Neighbouring Colombia and Peru, Ecuador is a relatively small country that nevertheless offers an enticing array of scenic landscapes, diverse wildlife species and interesting cities. Dense Amazon rainforest, towering Andean mountain peaks, palm-fringed Pacific Coast beaches and fascinating historical sites are all part and parcel of Ecuador’s prolific charms. The former Inca town of Cuenca is the nation’s third-largest city and a Unesco World Heritage Site. This alluring city, with its cobbled streets, beautiful architecture and photogenic plazas, boasts a huge variety of museums and art galleries. The vibrant capital city of Quito is also worth a visit. Arguably the most dazzling jewel in Ecuador’s crown is the Galapagos Archipelago in the Pacific, about 1000 kilometres west of the mainland. Their magnificent, pristine landscapes and prolific wildlife, which inspired Charles Darwin, have made this cluster of islands a world-famous travel destination.
Days 1 - 3
Everything about Quito – from its setting along the slopes of Pichincha volcano to its having the best preserved, least altered historic center in Latin America – makes it a capital city worth visiting. (The ‘old town’ as the center is known was declared a UNESCO World Heritage Site in 1978.) Stroll along its narrow streets and enjoy the buskers, vendors, and locals going about their everyday business. Visit the monasteries of San Francisco and Santa Domingo, the Church and Jesuit College of La Compañia, the Cathedral of Quito or the hill of El Panecillo where you can view the 45m high statue of the Virgin Mary. Mariscal Sucre (Plaza Foch) offers a taste of modern Quito with its trendy bars, restaurants and nightlife.
Days 3 - 4
The picturesque Ecuadorian rural town of Angochagua sits in the eastern foothills of the mighty Cerro Imbabura, within the magnificent Protected Zuleta Forest Reserve and surrounded by the Andes Mountain Range. This is a nature lover’s ultimate destination. Nearby, there are thick woodlands, extreme mountains, dormant volcanoes and an abundance of unique flora and fauna. Bathe in freshwater springs that spurt along the canyons, hike along craggy peaks, and watch the majestic endangered Andean Condors in flight. Highlights include the Condor Rehabilitation and Interpretation Center, an impressive 11th-century archaeological site, and the chance to learn more about local culture by meeting the neighbouring Indian communities.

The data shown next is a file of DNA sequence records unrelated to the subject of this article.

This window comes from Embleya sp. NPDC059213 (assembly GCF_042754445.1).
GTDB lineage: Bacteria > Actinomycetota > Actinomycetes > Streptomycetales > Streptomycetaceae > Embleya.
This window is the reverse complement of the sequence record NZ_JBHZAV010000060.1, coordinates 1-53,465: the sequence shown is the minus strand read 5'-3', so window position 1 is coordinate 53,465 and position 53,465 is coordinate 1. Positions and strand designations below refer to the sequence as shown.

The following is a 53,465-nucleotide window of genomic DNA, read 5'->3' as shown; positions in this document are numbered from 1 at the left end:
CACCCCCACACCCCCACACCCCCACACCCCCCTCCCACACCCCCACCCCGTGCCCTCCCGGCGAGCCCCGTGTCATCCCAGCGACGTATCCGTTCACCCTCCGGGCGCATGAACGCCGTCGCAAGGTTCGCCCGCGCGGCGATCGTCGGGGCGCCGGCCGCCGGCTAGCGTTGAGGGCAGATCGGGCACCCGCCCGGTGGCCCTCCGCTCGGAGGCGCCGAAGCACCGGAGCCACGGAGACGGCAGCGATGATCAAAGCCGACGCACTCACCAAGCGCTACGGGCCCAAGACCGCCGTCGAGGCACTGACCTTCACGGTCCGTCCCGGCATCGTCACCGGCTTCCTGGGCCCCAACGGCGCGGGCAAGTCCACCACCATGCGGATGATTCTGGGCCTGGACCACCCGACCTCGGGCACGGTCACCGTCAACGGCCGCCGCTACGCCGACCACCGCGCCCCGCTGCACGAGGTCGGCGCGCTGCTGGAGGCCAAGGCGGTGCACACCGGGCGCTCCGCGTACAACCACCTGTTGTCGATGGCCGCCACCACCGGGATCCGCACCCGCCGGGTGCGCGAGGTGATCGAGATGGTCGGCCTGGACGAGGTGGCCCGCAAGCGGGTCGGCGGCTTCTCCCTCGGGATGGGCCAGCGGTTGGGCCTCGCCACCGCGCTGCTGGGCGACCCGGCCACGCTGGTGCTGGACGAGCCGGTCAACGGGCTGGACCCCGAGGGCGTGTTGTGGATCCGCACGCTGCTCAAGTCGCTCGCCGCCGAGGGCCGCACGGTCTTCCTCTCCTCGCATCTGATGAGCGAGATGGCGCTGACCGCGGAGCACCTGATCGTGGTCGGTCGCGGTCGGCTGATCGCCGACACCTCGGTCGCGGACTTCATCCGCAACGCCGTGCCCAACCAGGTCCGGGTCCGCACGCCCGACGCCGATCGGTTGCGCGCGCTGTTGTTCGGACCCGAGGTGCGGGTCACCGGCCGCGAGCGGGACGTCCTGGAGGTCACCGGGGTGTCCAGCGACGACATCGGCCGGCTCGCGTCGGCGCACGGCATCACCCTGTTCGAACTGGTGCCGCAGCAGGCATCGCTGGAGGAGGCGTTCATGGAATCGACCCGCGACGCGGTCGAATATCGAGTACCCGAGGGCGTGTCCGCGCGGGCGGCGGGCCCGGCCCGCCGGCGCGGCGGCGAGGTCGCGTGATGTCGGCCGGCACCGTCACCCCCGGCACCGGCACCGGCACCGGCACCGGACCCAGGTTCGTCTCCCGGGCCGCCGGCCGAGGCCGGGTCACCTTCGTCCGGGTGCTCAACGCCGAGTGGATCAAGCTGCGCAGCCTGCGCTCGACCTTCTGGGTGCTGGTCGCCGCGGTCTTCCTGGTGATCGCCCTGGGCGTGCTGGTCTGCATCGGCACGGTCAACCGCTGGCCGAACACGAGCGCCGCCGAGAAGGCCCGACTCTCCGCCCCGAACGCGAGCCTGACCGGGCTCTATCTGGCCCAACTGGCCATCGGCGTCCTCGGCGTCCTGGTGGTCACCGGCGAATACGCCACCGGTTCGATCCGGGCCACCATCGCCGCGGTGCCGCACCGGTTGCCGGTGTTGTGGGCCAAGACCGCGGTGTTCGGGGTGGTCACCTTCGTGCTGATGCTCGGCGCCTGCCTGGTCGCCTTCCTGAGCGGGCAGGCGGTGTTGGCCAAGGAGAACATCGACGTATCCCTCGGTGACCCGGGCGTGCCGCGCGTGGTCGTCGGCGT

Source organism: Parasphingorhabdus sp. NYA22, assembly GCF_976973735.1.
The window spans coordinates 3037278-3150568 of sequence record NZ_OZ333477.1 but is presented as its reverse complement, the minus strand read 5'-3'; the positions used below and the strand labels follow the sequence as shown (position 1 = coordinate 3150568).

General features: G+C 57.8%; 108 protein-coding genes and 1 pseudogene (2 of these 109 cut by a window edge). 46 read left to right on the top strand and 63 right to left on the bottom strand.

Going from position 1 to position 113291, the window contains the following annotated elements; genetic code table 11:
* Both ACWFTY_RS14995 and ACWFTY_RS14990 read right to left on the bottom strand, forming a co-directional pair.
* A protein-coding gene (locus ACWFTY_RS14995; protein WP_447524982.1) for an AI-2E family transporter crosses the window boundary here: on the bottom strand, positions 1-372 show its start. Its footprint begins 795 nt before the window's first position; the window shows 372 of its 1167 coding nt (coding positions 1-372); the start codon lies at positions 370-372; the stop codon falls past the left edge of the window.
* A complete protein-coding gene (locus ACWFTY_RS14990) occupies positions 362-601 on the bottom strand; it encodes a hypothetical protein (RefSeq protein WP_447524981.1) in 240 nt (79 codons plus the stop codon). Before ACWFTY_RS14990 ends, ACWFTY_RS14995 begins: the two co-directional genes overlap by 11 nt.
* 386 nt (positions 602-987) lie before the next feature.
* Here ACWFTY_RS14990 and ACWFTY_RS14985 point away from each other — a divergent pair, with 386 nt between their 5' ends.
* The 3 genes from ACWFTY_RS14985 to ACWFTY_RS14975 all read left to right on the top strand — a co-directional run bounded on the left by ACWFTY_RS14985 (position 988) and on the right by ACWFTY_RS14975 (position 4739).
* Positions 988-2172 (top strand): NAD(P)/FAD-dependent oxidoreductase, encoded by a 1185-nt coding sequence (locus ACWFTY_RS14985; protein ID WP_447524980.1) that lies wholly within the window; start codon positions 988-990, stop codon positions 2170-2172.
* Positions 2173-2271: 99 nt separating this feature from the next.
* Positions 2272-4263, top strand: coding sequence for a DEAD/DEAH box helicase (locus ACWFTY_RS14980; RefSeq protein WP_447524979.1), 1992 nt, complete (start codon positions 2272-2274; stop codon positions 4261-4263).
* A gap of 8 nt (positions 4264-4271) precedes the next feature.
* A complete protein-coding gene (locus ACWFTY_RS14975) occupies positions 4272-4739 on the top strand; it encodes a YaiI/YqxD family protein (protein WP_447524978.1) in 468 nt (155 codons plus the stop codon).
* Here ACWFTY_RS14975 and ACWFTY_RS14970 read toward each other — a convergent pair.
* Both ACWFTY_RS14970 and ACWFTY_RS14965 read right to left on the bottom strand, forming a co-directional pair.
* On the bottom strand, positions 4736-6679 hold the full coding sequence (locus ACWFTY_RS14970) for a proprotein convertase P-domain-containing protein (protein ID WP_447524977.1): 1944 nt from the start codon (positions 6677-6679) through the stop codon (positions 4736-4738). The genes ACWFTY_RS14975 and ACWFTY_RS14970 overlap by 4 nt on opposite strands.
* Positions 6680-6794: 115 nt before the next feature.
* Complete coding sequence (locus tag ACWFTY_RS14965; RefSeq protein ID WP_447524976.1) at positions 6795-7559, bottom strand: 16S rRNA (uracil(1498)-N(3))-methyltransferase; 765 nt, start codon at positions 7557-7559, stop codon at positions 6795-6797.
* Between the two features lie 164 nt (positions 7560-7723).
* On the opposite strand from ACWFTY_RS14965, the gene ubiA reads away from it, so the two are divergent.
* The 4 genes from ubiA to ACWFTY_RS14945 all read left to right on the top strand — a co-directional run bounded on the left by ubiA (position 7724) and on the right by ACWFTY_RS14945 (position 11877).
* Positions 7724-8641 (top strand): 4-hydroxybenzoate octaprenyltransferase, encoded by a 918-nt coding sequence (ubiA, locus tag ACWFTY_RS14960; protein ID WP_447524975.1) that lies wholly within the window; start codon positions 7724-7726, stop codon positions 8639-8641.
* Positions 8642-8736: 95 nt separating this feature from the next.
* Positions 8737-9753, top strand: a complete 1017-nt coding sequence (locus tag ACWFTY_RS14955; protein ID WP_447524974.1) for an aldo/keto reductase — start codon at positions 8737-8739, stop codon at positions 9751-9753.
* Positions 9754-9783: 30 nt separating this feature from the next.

Cotopaxi National Park
Days 5 - 6
Established in 1975 as a protected area, Cotopaxi National Park – situated about 50km southeast of the capital Quito – represents the most impressive of what Ecuador has to offer by way of animals and birds, including the majestic Andean condor, as well as valleys, lakes and a number of volcanoes. Center stage is occupied by the snow-laden Cotopaxi volcano that rises to 5 890m – a favorite with mountaineers. An excursion might have you spying puma, the rare Andean spectacled bear, Andean fox or orange-headed caracara, which is endemic in the area. The ruins of Incan forts and other ancient stone ruins can be seen surrounding Santo Domingo Lake. A number of haciendas outside the park offer accommodation.
Days 6 - 8
The small, central-Ecuadorian town of Banos de Agua Santa (‘Baths of Holy Water’) lies in the verdant foothills of the Tungurahua volcano. Adventure lovers can make the most of this idyllic setting by taking a waterfall tour; going paragliding, bridge jumping or white-water rafting. Those looking for views with a hint of danger can try a ride on the ‘Swing at the End of The World’, to sail out over the mountainside and see unobstructed views of the (possibly erupting) volcano. For the less bold, a visit to the mineral-rich hot springs will do nicely, followed by a stroll along the town’s red, blue and yellow pavement and a sampling of the local fare at one of the many welcoming eateries. Several beautiful colourfully-lit cathedrals add a sense of wonder to the town at night.